from langchain.python import PythonREPL
from langchain.llms.openai import OpenAI

agent_executor = create_python_agent(
    llm=OpenAI(temperature=0, max_tokens=1000),

# Execute the Python agent"Find the roots (zeros) if the quadratic function 3 * x**2 + 2*x -1")

A custom-knowledge chatbot is essentially an agent that chains together prompts and actions that query the Vectorized Storage, take the results, and chain that with the original question!

If you would like to read more about AI agents, this is a great resource.

Other Variations

Even with your newfound basic understanding of the functionality of LangChain, I'm sure you are bubbling with ideas at this point.

But we've only looked at one OpenAI model so far, and that's the text-based GPT-3.5-turbo. OpenAI has an array of models that you could use with LangChain – including image generation with Dall-E. Applying the same concepts we've discussed, we can create AI Art Generator agents, Website Builder agents, and much more.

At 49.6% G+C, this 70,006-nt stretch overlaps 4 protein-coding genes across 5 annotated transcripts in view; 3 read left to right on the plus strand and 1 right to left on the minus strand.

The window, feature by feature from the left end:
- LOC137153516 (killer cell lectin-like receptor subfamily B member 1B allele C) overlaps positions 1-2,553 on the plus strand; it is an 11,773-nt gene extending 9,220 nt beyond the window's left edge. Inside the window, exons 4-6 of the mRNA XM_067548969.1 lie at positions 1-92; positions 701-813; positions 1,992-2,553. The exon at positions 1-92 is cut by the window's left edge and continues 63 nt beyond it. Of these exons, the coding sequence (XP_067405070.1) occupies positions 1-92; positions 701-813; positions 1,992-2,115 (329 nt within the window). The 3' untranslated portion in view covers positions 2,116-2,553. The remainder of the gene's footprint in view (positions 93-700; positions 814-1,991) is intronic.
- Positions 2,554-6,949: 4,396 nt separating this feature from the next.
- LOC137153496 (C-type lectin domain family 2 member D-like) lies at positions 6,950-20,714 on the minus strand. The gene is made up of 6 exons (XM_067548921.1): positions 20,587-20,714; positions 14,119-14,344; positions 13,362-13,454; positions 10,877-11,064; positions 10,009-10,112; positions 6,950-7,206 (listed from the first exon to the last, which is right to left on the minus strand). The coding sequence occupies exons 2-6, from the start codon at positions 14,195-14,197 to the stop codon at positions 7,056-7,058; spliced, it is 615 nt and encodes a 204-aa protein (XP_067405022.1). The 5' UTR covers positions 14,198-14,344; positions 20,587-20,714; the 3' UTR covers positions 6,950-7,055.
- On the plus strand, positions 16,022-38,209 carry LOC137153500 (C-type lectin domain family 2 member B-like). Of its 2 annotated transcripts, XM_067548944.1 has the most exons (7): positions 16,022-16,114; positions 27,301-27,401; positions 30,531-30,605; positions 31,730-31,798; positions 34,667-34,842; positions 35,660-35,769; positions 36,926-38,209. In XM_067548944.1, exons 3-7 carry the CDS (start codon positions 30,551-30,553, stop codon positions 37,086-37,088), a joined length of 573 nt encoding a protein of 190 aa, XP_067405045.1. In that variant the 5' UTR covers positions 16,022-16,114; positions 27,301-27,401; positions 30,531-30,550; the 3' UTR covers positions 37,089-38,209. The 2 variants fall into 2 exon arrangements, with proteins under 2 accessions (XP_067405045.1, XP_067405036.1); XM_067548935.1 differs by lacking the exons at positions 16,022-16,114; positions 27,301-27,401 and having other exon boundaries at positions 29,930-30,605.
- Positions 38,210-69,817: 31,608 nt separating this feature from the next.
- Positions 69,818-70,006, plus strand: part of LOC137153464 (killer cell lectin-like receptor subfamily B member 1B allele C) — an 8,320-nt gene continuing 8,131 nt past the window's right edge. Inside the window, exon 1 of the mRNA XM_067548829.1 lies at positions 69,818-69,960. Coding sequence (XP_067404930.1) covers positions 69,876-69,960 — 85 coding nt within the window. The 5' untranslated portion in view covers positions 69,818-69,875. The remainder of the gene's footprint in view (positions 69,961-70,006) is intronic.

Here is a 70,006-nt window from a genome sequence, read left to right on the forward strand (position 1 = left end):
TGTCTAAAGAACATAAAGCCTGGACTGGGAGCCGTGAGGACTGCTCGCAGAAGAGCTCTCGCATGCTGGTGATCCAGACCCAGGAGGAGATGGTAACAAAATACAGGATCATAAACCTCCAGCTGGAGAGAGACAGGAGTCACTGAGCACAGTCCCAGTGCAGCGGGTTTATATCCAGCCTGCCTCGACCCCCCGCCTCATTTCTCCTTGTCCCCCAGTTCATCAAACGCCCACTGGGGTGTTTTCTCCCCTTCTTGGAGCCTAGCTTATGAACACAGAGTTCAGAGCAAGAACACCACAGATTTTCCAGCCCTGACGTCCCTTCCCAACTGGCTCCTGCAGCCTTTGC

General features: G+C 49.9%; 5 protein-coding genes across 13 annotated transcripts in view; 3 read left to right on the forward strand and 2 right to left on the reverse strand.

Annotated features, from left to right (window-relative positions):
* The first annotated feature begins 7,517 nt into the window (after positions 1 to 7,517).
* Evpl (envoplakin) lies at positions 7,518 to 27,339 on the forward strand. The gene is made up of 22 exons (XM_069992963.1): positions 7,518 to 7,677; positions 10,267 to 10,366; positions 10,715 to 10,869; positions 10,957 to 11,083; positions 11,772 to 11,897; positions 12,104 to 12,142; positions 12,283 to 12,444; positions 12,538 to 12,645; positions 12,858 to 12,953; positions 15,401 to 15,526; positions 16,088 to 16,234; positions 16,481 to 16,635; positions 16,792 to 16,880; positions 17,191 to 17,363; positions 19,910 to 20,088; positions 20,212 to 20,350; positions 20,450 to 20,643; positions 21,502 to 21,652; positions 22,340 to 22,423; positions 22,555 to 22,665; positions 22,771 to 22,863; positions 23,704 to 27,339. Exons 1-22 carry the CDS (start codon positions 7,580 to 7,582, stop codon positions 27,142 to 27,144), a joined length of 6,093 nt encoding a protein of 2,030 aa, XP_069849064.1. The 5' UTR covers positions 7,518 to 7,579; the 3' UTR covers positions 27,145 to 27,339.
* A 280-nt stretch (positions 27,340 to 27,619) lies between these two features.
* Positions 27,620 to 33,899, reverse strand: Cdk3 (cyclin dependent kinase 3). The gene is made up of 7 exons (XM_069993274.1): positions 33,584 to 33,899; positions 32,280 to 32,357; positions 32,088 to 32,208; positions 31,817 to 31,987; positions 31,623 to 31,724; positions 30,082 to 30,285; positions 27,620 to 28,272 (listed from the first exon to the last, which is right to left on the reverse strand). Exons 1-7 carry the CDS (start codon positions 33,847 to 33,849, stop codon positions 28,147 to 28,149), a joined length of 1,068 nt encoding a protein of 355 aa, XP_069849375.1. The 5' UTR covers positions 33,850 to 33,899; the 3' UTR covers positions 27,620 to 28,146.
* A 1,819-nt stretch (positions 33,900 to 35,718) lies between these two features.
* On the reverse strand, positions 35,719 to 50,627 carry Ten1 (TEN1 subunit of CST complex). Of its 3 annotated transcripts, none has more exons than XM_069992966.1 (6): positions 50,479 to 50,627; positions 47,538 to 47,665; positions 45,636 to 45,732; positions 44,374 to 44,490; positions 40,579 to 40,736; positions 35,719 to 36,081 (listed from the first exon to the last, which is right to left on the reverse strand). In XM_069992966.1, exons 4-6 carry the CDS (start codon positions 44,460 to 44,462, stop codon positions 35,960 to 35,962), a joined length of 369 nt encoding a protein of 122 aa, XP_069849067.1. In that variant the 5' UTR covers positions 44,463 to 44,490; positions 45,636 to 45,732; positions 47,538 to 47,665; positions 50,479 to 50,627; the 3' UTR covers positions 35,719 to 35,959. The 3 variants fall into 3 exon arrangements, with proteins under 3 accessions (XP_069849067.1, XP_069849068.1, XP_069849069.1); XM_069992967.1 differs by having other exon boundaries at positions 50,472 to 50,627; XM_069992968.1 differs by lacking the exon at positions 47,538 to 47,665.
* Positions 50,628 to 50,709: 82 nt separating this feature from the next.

Take some time to explore the AI landscape and I'm confident that you'll start getting more and more ideas.


I hope you've learnt a bit more on what's going on behind the scenes of all of these new AI tools. Understanding how LangChain works is a valuable skill to have as a programmer these days and can open up the possibilities for your AI development.

If you enjoyed this article and you would like to find out more about the cool new tools AI creators are building, you can stay up-to-date with my Byte-Sized AI Newsletter. There are tons of exciting stories of what people are building in the AI space, and I'd love for you to join our community.

You can also drop me a follow on Twitter, where we can also get in touch.

Other than that, start experimenting with LangChain and create some nifty AI projects.